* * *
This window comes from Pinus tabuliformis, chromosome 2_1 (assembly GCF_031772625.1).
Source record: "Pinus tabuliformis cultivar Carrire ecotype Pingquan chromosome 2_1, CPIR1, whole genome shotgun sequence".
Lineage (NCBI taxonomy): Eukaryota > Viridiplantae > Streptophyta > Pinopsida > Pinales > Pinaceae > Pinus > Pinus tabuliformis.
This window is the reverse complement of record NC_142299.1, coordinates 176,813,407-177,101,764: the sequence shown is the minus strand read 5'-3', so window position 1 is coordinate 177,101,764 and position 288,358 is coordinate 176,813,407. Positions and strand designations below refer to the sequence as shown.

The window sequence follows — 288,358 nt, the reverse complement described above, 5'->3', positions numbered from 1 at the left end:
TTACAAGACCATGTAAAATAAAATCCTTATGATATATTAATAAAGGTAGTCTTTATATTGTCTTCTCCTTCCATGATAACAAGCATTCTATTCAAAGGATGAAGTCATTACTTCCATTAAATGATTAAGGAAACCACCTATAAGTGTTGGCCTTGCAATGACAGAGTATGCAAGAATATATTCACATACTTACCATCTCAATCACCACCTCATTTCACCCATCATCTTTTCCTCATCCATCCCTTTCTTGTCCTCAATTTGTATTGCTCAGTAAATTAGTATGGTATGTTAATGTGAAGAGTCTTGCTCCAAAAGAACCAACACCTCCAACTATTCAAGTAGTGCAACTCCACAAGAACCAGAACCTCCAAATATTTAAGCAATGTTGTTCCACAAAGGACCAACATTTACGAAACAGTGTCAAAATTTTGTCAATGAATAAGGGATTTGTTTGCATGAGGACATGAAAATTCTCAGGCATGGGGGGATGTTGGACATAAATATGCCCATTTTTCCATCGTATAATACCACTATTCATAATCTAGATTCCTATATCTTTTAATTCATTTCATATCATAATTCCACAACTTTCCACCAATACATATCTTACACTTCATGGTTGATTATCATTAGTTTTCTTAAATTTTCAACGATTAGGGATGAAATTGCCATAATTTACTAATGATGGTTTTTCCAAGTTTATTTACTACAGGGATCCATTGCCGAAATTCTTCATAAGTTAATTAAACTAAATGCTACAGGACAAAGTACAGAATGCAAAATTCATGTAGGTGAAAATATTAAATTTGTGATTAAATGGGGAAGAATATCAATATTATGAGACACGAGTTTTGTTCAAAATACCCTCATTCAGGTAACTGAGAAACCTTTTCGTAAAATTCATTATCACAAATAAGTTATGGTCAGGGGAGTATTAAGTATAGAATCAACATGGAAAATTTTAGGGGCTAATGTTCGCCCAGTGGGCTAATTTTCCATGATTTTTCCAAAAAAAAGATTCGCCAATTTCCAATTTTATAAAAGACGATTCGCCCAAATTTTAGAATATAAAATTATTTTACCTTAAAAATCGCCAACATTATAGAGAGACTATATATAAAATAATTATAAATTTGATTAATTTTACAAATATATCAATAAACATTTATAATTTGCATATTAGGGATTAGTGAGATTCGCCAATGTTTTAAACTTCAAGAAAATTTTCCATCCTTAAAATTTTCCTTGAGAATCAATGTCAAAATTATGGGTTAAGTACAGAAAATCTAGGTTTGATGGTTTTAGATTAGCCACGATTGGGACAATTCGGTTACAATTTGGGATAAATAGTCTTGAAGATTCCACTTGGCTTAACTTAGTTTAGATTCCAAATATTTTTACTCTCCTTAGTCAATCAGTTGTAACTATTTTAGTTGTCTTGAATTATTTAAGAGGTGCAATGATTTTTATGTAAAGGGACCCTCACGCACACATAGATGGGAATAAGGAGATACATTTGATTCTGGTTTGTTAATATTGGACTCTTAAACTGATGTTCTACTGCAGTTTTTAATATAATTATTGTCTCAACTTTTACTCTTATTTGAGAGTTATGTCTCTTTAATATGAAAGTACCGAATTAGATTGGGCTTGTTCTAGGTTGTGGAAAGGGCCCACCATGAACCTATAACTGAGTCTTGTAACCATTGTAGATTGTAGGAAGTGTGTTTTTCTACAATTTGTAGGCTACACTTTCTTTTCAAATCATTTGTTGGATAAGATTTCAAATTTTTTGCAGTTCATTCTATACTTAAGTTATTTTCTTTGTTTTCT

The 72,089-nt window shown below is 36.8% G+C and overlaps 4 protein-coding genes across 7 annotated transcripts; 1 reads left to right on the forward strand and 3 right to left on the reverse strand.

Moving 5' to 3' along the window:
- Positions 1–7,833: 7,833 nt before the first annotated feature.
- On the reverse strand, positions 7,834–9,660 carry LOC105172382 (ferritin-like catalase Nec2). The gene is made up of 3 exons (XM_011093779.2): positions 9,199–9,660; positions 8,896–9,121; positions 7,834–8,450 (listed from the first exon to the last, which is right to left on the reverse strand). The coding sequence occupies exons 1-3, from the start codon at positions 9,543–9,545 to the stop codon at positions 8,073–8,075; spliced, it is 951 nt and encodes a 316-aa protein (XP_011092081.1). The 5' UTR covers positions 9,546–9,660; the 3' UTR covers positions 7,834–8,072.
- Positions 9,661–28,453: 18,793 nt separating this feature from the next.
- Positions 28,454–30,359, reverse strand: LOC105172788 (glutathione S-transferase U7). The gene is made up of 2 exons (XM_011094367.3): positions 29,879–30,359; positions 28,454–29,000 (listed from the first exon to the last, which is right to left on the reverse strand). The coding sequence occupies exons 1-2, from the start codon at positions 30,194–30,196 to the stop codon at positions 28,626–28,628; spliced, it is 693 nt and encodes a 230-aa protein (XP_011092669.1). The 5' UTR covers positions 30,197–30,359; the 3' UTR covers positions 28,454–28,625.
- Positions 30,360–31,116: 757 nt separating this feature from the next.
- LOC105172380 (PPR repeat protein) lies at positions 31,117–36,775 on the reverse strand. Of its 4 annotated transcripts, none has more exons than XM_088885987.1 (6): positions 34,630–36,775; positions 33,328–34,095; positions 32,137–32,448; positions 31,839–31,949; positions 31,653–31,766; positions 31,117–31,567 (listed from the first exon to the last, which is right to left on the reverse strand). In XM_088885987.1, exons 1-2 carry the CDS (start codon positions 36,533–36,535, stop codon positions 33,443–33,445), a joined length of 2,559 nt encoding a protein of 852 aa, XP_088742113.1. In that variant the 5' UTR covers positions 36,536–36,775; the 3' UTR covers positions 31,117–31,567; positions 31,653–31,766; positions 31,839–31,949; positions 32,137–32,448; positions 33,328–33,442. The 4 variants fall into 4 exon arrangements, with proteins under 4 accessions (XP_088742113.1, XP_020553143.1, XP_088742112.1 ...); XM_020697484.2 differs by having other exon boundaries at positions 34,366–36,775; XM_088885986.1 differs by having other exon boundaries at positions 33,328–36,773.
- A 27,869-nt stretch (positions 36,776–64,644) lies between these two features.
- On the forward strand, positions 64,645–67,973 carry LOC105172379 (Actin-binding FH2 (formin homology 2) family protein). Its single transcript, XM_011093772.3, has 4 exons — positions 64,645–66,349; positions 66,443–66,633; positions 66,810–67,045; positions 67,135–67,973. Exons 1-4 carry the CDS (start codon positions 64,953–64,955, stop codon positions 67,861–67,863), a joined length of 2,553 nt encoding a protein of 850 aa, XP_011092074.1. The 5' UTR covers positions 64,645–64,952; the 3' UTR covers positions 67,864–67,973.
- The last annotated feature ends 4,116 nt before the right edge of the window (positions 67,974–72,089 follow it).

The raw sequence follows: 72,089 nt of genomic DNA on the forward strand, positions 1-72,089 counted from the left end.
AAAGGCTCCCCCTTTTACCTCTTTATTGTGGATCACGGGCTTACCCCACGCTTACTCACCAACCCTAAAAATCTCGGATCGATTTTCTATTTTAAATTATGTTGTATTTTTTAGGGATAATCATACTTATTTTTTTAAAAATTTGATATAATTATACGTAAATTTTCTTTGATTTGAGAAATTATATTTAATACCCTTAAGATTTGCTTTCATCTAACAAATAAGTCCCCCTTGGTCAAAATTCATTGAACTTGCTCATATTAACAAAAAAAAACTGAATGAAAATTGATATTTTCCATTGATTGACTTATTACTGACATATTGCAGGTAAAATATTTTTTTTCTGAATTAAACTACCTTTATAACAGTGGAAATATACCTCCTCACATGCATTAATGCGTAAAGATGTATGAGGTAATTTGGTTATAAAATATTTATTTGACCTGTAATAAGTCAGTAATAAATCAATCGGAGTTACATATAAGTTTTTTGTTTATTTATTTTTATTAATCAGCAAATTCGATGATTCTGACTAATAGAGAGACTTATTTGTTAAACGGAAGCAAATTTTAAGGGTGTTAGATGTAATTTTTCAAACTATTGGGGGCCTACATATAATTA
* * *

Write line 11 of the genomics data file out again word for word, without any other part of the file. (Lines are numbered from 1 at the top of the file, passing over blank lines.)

- Positions 9,661–28,453: 18,793 nt separating this feature from the next.